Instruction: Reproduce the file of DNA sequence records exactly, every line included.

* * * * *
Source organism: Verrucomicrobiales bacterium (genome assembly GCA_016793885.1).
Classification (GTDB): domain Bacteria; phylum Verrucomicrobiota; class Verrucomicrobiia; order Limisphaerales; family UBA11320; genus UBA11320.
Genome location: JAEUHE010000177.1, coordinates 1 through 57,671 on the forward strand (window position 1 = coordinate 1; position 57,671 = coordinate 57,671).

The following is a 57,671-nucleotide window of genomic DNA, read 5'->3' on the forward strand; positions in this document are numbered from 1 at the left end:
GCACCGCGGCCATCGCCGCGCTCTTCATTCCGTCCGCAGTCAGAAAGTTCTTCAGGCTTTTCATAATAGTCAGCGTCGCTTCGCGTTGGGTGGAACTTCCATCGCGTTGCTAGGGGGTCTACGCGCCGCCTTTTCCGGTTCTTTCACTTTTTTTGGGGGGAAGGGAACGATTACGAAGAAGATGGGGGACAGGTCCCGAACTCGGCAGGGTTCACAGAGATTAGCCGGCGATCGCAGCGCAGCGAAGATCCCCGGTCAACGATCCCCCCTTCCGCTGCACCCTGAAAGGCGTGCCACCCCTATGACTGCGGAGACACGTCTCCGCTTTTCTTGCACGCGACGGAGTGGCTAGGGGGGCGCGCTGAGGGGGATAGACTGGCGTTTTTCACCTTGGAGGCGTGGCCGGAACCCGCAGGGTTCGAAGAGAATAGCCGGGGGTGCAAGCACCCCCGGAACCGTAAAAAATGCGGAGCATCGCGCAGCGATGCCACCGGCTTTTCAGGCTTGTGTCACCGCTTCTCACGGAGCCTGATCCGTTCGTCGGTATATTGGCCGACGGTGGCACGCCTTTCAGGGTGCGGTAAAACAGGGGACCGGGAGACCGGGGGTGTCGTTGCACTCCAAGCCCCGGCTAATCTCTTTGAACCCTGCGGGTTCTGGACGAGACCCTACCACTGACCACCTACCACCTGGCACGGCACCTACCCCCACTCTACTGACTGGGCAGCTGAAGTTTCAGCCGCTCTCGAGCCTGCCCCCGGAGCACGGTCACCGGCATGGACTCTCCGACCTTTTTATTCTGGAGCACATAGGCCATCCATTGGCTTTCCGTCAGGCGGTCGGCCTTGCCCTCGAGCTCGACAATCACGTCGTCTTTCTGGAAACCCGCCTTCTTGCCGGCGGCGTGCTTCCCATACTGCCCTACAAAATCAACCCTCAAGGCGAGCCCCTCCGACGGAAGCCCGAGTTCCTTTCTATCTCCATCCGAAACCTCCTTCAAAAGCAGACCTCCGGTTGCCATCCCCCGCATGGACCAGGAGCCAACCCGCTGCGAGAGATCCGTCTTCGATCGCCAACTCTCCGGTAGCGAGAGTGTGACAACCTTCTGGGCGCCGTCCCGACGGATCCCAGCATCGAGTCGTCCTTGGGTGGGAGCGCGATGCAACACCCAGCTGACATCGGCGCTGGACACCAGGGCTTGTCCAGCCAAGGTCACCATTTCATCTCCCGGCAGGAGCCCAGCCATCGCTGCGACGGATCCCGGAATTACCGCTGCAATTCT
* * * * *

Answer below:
Source organism: Verrucomicrobiales bacterium (genome assembly GCA_016793885.1).
Classification (GTDB): domain Bacteria; phylum Verrucomicrobiota; class Verrucomicrobiia; order Limisphaerales; family UBA11320; genus UBA11320.
Genome location: JAEUHE010000177.1, coordinates 1 through 57,671 on the forward strand (window position 1 = coordinate 1; position 57,671 = coordinate 57,671).

The following is a 57,671-nucleotide window of genomic DNA, read 5'->3' on the forward strand; positions in this document are numbered from 1 at the left end:
GCACCGCGGCCATCGCCGCGCTCTTCATTCCGTCCGCAGTCAGAAAGTTCTTCAGGCTTTTCATAATAGTCAGCGTCGCTTCGCGTTGGGTGGAACTTCCATCGCGTTGCTAGGGGGTCTACGCGCCGCCTTTTCCGGTTCTTTCACTTTTTTTGGGGGGAAGGGAACGATTACGAAGAAGATGGGGGACAGGTCCCGAACTCGGCAGGGTTCACAGAGATTAGCCGGCGATCGCAGCGCAGCGAAGATCCCCGGTCAACGATCCCCCCTTCCGCTGCACCCTGAAAGGCGTGCCACCCCTATGACTGCGGAGACACGTCTCCGCTTTTCTTGCACGCGACGGAGTGGCTAGGGGGGCGCGCTGAGGGGGATAGACTGGCGTTTTTCACCTTGGAGGCGTGGCCGGAACCCGCAGGGTTCGAAGAGAATAGCCGGGGGTGCAAGCACCCCCGGAACCGTAAAAAATGCGGAGCATCGCGCAGCGATGCCACCGGCTTTTCAGGCTTGTGTCACCGCTTCTCACGGAGCCTGATCCGTTCGTCGGTATATTGGCCGACGGTGGCACGCCTTTCAGGGTGCGGTAAAACAGGGGACCGGGAGACCGGGGGTGTCGTTGCACTCCAAGCCCCGGCTAATCTCTTTGAACCCTGCGGGTTCTGGACGAGACCCTACCACTGACCACCTACCACCTGGCACGGCACCTACCCCCACTCTACTGACTGGGCAGCTGAAGTTTCAGCCGCTCTCGAGCCTGCCCCCGGAGCACGGTCACCGGCATGGACTCTCCGACCTTTTTATTCTGGAGCACATAGGCCATCCATTGGCTTTCCGTCAGGCGGTCGGCCTTGCCCTCGAGCTCGACAATCACGTCGTCTTTCTGGAAACCCGCCTTCTTGCCGGCGGCGTGCTTCCCATACTGCCCTACAAAATCAACCCTCAAGGCGAGCCCCTCCGACGGAAGCCCGAGTTCCTTTCTATCTCCATCCGAAACCTCCTTCAAAAGCAGACCTCCGGTTGCCATCCCCCGCATGGACCAGGAGCCAACCCGCTGCGAGAGATCCGTCTTCGATCGCCAACTCTCCGGTAGCGAGAGTGTGACAACCTTCTGGGCGCCGTCCCGACGGATCCCAGCATCGAGTCGTCCTTGGGTGGGAGCGCGATGCAACACCCAGCTGACATCGGCGCTGGACACCAGGGCTTGTCCAGCCAAGGTCACCATTTCATCTCCCGGCAGGAGCCCAGCCATCGCTGCGACGGATCCCGGAATTACCGCTGCAATTCT